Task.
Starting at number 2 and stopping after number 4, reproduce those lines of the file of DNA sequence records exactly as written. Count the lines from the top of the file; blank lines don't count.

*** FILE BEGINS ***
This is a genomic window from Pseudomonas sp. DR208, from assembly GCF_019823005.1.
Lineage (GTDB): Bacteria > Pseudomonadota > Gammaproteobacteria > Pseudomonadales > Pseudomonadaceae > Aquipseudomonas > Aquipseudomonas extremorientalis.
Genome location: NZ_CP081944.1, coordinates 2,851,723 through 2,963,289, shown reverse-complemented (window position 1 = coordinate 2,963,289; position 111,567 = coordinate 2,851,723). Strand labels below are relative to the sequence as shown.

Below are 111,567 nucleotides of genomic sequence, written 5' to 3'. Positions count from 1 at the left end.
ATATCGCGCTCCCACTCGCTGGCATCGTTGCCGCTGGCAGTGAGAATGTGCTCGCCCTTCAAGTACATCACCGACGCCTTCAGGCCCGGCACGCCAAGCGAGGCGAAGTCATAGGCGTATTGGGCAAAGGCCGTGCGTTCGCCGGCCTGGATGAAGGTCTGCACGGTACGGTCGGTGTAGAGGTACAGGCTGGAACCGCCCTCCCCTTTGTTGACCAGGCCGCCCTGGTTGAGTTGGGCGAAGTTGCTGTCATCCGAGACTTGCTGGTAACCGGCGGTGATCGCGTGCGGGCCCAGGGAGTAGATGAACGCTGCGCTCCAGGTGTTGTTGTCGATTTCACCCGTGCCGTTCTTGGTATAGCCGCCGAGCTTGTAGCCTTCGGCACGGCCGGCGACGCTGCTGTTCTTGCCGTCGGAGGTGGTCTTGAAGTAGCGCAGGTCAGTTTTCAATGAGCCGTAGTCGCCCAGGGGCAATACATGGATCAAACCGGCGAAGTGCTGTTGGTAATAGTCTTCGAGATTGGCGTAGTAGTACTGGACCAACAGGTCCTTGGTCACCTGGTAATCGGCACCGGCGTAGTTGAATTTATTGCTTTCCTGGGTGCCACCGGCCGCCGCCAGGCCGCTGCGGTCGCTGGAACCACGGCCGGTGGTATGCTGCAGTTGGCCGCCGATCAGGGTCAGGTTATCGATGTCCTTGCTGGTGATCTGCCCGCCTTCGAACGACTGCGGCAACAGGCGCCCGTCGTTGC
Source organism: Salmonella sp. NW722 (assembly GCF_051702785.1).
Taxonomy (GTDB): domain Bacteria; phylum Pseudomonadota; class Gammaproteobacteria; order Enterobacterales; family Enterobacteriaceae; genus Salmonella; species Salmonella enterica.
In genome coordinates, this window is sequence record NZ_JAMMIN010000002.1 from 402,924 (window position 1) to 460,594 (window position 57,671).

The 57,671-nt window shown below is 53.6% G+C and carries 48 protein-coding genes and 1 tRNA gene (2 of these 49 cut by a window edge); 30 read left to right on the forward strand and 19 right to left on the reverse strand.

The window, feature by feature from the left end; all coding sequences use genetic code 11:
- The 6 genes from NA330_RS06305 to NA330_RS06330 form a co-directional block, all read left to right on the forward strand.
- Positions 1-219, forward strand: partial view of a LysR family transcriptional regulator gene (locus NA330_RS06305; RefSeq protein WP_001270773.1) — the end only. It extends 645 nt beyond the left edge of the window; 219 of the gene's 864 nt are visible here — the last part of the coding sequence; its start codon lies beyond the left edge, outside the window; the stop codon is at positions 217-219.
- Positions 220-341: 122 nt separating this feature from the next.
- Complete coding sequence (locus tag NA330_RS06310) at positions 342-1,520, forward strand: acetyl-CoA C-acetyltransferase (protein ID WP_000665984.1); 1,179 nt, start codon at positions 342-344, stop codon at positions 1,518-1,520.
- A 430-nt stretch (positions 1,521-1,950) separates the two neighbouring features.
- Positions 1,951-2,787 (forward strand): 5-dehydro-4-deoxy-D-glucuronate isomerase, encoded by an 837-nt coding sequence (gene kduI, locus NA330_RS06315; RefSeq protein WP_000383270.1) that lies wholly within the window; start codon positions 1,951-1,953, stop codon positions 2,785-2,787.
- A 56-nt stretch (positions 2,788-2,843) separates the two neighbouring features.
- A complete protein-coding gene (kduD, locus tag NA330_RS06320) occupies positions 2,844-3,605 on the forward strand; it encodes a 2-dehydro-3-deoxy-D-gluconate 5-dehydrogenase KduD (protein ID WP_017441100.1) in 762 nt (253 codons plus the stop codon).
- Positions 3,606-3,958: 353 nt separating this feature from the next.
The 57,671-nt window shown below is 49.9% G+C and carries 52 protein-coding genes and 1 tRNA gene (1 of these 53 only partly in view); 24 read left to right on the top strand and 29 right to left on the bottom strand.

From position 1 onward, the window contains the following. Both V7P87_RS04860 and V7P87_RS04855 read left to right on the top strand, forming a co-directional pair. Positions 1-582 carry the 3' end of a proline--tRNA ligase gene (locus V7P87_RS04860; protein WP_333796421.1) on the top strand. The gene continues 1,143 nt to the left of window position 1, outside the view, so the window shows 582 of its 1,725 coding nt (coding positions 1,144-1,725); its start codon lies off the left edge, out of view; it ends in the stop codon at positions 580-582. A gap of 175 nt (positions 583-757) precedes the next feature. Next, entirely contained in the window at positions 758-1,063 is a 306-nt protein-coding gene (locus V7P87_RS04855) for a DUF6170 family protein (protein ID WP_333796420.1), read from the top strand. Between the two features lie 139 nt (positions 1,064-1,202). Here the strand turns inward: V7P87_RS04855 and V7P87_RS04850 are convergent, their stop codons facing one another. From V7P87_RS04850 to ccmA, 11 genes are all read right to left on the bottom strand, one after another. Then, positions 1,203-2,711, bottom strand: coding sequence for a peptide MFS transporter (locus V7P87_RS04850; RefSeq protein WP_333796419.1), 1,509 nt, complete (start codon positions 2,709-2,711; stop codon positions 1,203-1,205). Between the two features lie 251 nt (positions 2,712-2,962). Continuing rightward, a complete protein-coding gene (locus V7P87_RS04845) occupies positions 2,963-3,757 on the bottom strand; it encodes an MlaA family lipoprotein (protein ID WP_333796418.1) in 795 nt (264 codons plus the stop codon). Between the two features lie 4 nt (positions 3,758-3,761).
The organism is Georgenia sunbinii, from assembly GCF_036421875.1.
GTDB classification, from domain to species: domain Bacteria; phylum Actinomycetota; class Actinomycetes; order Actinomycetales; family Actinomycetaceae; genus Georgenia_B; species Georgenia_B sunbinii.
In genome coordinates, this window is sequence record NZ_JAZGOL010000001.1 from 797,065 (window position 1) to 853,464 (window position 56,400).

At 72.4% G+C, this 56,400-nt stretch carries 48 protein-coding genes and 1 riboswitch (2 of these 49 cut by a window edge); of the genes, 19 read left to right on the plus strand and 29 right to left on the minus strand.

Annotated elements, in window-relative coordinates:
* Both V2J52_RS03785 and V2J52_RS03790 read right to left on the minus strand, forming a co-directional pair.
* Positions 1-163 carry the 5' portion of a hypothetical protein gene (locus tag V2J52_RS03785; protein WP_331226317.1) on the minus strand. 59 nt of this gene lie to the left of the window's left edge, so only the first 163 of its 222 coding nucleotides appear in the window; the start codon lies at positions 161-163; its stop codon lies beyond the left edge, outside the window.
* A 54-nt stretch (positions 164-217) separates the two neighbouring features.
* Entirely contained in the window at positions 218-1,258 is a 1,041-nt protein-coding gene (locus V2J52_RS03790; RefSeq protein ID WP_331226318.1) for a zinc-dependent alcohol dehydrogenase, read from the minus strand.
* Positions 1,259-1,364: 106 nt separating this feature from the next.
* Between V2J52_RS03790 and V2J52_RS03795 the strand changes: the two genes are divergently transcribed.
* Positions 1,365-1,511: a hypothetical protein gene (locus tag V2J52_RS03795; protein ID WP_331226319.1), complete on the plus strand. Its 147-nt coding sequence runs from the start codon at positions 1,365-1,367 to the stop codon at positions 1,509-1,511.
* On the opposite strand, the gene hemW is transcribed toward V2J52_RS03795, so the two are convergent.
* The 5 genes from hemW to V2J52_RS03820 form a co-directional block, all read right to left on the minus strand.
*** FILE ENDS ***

Lineage (GTDB): Bacteria > Pseudomonadota > Gammaproteobacteria > Pseudomonadales > Pseudomonadaceae > Aquipseudomonas > Aquipseudomonas extremorientalis.
Genome location: NZ_CP081944.1, coordinates 2,851,723 through 2,963,289, shown reverse-complemented (window position 1 = coordinate 2,963,289; position 111,567 = coordinate 2,851,723). Strand labels below are relative to the sequence as shown.

Below are 111,567 nucleotides of genomic sequence, written 5' to 3'. Positions count from 1 at the left end.